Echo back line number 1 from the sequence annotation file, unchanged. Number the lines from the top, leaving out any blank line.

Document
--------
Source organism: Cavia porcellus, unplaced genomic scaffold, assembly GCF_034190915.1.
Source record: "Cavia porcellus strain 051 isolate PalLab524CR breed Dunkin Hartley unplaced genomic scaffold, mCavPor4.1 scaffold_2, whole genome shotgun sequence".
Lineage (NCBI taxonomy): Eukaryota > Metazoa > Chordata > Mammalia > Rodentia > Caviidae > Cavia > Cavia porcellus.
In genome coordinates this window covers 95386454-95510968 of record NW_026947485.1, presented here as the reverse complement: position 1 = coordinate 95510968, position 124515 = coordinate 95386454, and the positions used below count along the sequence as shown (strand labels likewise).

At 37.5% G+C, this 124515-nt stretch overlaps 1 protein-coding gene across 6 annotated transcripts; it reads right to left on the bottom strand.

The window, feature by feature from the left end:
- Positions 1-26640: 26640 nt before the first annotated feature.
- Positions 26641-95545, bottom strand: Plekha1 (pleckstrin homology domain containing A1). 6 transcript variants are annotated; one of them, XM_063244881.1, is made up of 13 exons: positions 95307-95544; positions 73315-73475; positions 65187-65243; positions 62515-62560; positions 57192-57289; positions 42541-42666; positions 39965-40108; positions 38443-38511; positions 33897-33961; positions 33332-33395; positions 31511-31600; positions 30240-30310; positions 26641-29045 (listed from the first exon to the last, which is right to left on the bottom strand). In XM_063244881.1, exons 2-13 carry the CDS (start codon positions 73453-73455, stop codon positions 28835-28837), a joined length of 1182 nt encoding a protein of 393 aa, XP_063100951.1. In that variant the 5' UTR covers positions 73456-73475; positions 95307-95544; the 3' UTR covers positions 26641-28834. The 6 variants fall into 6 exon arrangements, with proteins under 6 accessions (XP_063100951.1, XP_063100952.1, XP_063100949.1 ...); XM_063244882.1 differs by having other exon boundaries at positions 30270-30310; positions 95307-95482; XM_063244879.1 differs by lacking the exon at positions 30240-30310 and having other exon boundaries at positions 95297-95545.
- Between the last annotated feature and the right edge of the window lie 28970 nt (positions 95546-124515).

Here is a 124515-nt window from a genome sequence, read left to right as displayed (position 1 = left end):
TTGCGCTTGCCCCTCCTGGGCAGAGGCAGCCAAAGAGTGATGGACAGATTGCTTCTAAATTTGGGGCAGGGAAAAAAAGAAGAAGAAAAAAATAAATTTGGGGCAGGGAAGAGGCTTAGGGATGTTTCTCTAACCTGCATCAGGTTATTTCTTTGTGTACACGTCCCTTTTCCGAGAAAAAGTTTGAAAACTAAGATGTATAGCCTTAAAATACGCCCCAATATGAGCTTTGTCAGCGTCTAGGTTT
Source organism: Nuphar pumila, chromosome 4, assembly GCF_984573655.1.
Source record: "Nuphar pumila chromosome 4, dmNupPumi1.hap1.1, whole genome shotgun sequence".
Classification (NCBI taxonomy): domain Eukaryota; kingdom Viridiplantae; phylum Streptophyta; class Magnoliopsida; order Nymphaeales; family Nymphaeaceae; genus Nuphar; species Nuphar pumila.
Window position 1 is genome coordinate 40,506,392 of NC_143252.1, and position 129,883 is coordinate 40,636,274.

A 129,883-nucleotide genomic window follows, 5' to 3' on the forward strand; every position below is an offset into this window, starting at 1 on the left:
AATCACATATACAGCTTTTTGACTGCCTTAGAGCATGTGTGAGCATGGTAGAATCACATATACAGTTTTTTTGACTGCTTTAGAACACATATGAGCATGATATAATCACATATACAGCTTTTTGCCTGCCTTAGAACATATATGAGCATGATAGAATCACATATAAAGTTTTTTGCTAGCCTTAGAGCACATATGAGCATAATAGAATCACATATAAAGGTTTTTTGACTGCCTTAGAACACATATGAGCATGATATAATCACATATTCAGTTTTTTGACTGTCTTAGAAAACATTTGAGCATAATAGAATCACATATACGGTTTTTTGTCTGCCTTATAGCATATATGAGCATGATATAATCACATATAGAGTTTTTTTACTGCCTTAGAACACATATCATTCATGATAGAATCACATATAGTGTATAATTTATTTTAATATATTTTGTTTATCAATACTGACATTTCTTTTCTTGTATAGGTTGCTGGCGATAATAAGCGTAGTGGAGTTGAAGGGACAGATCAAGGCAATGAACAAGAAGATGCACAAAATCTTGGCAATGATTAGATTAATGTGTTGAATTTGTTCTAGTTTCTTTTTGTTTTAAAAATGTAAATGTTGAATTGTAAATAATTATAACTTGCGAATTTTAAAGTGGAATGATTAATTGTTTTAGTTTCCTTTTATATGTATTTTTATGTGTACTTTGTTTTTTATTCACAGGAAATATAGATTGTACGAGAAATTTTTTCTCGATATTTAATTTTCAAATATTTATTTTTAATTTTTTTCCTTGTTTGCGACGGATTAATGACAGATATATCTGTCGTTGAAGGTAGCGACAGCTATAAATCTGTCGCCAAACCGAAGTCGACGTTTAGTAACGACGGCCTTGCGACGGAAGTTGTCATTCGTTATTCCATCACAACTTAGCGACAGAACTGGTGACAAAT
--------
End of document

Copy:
Source organism: Cavia porcellus, unplaced genomic scaffold, assembly GCF_034190915.1.